It's one of life's crueler jokes: Some people must suffer with a slow metabolism, while others have one so speedy they can gobble down Krispy Kremes without putting on a single pound. But what is metabolism exactly?
It's the sum of the energy-producing systems of the body, explains endocrinologist Steven Petak, M.D., of the Texas Institute for Reproductive Medicine and Endocrinology in Houston. "Every cell in the body uses fuel—glucose or something that can be turned into glucose," he explains. Your thyroid hormones determine how quickly your body burns that fuel—and that is your metabolic rate.
Unfortunately for many people, 70 to 80 percent of metabolism is probably genetic, says Dr. Petak. While it is possible to rev your metabolism by taking various substances—including amphetamines, phentermine, caffeine, and ephedrine—it's not worth the main side effect: a tendency to make you wired or jittery. Smoking also tends to speed up the metabolism, which is one reason many teenage girls begin smoking. "Smoking should in no way, shape, or form should be used to treat weight problems. The health risks greatly exceed any possible weight loss benefit," says Dr. Petak.
Fortunately, at least some of your metabolic rate is determined by learned behaviors, like eating when you're down instead of going for a run. The good news is that you can change those behaviors, simply through awareness or with therapy. The approach Dr. Petak recommends to keep that thyroid gland pumping and your weight in check is to smarten your eating habits. Following a low-glycemic-index diet (like Sugar Busters!) in order to keep insulin levels from going up too much may help some people protect against weight gain in the midsection. "However, while a diet like this may be quite helpful for many people, it's not useful for an endurance athlete, who needs to be carbo-loading," says Dr. Petak. And eating breakfast may help get your metabolism rolling after an all-night fast. Unfortunately, there's no one-size-fits-all diet plan that will speed up metabolism. "Some people say you should have three meals a day, while others say to eat only when you're hungry. We're all different—nothing works for everyone," says Dr. Petak.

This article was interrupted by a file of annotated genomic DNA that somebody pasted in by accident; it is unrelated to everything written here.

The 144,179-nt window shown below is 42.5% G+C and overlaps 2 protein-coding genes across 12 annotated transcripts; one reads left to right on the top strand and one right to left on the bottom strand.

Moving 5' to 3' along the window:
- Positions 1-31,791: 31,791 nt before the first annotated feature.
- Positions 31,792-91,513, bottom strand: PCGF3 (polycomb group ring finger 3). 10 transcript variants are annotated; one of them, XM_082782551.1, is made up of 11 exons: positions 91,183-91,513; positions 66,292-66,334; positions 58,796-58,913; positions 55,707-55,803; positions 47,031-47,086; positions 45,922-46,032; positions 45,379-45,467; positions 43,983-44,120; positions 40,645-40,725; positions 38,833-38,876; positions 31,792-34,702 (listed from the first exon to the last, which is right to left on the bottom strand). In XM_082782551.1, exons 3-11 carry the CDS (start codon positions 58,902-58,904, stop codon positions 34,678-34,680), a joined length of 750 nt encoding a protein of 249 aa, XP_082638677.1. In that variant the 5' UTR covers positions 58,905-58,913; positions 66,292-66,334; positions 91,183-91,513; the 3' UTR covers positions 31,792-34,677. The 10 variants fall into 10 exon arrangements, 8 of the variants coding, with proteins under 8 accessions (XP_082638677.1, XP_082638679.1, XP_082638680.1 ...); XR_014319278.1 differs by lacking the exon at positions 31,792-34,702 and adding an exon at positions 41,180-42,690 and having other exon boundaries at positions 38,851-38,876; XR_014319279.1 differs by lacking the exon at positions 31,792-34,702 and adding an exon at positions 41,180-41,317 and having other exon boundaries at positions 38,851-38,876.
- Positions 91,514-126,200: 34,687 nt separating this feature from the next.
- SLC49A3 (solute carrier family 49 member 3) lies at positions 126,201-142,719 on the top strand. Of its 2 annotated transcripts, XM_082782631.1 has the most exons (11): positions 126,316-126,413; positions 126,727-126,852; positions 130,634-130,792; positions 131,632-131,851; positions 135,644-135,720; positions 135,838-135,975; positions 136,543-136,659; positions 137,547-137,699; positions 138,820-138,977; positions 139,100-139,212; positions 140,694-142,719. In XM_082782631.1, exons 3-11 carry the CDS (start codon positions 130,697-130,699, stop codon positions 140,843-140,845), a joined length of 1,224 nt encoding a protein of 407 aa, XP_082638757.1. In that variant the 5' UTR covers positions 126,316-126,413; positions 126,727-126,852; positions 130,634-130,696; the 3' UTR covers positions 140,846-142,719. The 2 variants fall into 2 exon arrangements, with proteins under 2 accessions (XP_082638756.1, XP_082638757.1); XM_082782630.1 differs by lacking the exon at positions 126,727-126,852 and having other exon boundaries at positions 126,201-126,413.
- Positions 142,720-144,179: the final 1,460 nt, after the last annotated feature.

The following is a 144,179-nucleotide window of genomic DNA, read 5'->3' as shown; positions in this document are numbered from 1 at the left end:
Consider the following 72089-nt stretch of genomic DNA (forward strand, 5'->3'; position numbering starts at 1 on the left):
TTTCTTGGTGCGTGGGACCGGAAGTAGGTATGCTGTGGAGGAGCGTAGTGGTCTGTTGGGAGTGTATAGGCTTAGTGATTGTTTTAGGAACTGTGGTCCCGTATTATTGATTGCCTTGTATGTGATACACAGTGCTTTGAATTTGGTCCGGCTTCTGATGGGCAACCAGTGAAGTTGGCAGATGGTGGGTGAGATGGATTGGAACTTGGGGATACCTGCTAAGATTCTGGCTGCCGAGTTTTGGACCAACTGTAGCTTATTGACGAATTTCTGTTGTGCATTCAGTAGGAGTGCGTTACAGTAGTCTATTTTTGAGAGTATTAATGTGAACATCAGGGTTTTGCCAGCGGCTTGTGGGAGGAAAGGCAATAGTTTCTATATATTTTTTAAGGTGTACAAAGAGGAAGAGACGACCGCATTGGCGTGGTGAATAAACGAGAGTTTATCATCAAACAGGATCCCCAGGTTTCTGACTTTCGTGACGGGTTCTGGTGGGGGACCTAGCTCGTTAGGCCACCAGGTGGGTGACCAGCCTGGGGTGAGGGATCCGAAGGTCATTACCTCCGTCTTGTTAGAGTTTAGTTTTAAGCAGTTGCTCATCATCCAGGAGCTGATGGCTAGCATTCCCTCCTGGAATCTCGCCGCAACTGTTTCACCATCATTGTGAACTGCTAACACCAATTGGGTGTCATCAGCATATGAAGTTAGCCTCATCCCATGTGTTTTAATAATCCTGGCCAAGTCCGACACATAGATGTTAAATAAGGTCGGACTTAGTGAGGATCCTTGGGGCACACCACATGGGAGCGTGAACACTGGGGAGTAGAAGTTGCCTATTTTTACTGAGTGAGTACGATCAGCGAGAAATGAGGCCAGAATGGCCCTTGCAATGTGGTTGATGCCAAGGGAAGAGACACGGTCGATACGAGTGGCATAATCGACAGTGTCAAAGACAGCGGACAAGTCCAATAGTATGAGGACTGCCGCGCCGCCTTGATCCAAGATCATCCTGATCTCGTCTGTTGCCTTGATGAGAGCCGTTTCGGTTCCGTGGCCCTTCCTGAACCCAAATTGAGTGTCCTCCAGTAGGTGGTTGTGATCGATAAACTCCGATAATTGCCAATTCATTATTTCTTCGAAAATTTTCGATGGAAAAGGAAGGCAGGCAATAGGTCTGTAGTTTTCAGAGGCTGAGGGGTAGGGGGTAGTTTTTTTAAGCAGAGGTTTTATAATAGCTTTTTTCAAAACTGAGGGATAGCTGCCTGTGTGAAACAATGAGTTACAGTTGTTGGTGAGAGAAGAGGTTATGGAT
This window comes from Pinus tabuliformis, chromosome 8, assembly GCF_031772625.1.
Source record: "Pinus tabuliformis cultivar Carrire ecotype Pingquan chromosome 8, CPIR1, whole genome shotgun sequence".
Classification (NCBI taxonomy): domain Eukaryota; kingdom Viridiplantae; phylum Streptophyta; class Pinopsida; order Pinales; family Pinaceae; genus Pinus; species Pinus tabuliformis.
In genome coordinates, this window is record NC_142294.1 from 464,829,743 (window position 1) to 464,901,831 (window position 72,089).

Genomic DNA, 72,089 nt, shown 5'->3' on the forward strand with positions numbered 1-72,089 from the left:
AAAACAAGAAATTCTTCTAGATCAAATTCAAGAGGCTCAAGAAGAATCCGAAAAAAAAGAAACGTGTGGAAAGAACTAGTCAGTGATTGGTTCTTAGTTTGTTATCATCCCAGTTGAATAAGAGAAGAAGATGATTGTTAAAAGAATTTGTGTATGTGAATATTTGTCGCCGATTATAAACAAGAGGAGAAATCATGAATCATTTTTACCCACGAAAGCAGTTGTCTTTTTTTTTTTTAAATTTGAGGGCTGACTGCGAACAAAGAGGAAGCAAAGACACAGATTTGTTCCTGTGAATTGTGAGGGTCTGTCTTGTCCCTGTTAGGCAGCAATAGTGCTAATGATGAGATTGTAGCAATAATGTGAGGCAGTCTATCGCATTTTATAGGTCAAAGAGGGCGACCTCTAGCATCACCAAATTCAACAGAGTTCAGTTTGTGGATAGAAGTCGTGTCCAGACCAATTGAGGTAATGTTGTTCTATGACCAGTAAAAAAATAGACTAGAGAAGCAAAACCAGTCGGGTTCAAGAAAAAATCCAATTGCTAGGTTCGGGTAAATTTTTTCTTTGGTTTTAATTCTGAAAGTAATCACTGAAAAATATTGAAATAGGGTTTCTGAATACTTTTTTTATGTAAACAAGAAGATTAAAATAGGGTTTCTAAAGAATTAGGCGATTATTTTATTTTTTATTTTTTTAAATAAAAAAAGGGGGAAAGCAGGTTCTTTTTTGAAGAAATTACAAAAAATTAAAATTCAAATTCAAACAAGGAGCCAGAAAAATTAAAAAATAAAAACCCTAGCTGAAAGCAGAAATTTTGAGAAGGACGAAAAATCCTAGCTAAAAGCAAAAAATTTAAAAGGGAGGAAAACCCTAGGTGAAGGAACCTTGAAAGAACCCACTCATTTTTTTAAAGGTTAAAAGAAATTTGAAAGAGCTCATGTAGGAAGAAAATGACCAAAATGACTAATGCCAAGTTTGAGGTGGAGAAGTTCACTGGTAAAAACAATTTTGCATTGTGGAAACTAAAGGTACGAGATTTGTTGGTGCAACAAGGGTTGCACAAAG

Whichever eating plan you choose, it's important to start developing good eating and exercise habits as soon as possible, because metabolically, it's all downhill from here. Most of us gain weight as we age because our metabolism no longer works as efficiently at burning fuel. The metabolic rate tends to drop so much over time that our weight may go up 10 to 15 pounds each decade after we hit 30 as we begin to lose muscle. On the bright side, says Dr. Petak, "Your metabolic rate might not drop so much if your activity level doesn't drop. Usually, though, older people just don't burn as much fuel. But a proper diet coupled with exercise should keep it under control." Both cardio and weight training have their place in a metabolism-boosting regimen.
Cardiovascular exercise will burn more calories in the short term, while adding muscle mass will help raise the overall metabolic rate slightly because muscle burns more calories than fat does. "Even though the resting metabolic rate may only increase a small amount over a few days," says Declan Connolly, Ph.D., director of the University of Vermont's Human Performance Laboratory, "over the course of months or years, it can make quite a difference.